Welcome to the website of the Computational Biology Lab

About our research

Computational Neuroscience Projects

We are interested in understanding how dendrites and their integrative properties contribute to learning and memory functions. Towards this goal, we build abstract mathematical as well as detailed biophysical models of neural cells and circuits across multiple brain regions (hippocampus, amygdala, PFC) and abstraction levels (single neurons, microcircuits, neuronal networks). We then use the models to study how the anatomical, biophysical and plasticity properties of dendrites contribute to memory functions.

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Bioinformatics Projects

We focus on developing computational methods and tools for (a) analyzing large-scale gene expression data related to human cancer in search for gene markers and disease sub-categories, (b) identifying regulatory elements such as miRNA precursors and their targets in whole genomes of plants and mammals, (c) building theoretical models of gene regulatory networks. Our methodological approaches include (a) novel clustering and feature selection algorithms, (b) machine learning algorithms such as artificial neural networks, hidden Markov models etc.

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Outreach

WEF ERC IdeasLab 2014

 

 

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Latest News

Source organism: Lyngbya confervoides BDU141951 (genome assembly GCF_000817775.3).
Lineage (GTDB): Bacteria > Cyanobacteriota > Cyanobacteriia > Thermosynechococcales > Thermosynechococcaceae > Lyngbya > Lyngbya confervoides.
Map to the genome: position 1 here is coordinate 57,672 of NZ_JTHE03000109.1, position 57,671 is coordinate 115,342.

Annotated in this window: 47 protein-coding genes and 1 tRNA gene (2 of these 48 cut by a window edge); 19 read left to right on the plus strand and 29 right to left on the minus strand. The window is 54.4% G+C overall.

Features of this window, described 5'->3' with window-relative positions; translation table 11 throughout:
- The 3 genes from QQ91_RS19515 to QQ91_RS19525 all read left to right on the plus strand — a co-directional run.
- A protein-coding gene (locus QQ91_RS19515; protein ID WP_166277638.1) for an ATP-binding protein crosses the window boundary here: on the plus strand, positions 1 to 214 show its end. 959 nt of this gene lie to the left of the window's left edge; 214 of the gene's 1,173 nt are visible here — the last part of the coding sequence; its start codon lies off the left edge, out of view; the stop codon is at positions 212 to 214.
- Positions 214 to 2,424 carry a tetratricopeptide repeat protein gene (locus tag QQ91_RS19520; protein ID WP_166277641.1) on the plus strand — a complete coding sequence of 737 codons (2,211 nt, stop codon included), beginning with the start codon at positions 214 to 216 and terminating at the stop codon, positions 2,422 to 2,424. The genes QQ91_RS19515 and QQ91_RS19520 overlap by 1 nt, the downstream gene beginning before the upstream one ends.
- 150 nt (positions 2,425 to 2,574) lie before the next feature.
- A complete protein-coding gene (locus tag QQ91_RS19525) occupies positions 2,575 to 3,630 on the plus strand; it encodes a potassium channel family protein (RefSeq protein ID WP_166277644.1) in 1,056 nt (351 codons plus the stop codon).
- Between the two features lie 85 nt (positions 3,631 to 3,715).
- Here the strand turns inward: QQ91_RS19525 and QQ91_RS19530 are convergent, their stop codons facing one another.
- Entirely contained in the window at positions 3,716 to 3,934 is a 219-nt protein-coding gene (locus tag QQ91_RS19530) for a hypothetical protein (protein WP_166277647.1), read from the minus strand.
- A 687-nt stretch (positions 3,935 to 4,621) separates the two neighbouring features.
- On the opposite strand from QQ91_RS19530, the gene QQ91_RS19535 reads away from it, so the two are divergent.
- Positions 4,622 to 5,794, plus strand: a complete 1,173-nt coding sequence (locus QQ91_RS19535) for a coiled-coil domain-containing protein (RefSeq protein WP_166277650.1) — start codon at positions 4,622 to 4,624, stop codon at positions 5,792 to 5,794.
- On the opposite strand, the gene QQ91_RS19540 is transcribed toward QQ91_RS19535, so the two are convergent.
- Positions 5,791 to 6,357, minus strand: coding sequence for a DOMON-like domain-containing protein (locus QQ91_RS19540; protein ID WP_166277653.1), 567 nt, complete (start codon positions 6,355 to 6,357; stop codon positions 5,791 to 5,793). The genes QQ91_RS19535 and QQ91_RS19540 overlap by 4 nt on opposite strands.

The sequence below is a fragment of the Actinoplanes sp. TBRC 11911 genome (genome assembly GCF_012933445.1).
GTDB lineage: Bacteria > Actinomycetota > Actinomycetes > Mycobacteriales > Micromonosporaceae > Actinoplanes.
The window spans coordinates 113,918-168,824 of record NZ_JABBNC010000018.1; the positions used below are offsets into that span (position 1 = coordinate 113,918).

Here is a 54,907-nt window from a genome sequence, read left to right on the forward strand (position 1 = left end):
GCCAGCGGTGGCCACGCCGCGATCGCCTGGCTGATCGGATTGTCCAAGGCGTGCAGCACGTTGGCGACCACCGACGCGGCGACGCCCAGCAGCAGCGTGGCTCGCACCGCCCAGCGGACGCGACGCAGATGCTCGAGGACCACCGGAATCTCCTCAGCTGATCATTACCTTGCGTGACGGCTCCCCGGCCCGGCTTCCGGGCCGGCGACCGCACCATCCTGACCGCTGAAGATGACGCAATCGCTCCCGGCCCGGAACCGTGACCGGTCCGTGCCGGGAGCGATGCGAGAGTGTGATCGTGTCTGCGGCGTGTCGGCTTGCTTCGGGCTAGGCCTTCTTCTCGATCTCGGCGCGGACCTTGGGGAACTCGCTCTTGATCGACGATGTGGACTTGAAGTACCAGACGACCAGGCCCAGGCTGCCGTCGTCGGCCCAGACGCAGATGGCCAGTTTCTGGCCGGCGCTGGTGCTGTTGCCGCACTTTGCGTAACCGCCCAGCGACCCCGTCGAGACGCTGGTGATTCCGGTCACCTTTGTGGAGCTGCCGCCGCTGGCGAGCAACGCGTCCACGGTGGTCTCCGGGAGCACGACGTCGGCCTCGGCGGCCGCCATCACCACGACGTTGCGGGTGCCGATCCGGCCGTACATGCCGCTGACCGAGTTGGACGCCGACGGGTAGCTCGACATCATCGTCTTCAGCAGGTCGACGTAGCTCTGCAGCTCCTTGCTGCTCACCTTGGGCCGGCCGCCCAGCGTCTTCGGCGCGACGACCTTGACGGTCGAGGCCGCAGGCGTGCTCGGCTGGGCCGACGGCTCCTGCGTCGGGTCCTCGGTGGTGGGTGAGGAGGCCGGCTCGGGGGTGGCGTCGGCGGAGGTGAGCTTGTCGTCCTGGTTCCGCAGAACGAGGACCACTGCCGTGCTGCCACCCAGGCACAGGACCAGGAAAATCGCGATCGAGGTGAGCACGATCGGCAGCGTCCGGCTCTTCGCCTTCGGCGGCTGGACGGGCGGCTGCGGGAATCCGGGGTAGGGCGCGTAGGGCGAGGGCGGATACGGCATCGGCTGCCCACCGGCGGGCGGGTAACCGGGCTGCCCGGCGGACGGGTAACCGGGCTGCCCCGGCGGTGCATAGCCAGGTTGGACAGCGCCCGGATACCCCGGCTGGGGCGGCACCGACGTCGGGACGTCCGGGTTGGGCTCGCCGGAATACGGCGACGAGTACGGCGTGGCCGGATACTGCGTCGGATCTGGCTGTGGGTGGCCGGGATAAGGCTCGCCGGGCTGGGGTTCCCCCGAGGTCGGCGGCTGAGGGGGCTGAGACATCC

Dr. Papoutsi, along with Dr. Mari, receive the highly competitive ELIDEK (HFRI) grant

The young investigators will benefit from the ELIDEK (HFRI) financial support to establish novel and multi-disciplinary neuroscience research at our host institute, IMBB-FORTH.

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Our publication in Nature Communications is recommended by F1000 for its special significance in the field

"This study is remarkable in that it links microscale remodeling of dendritic spine architecture to behavioral performance in adult mice, outside of the developmentally relevant critical period. The results pave the way for interesting future questions to address ..."

Access the recommendation on F1000Prime
 

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IMBB and UCLA researchers show how synaptic turnover facilitates learning and memory

The laboratory of Dr. Alcino Silva at the University of California Los Angeles joined forces with the lab of Dr. Poirazi at IMBB-FORTH in order to explain why the "banding together" of synapses in dendrites relates to better learning and memory. The work is published in the scientific journal Nature Communications, and is likely to have important implications for memory-related dysfunctions. 
 

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Funding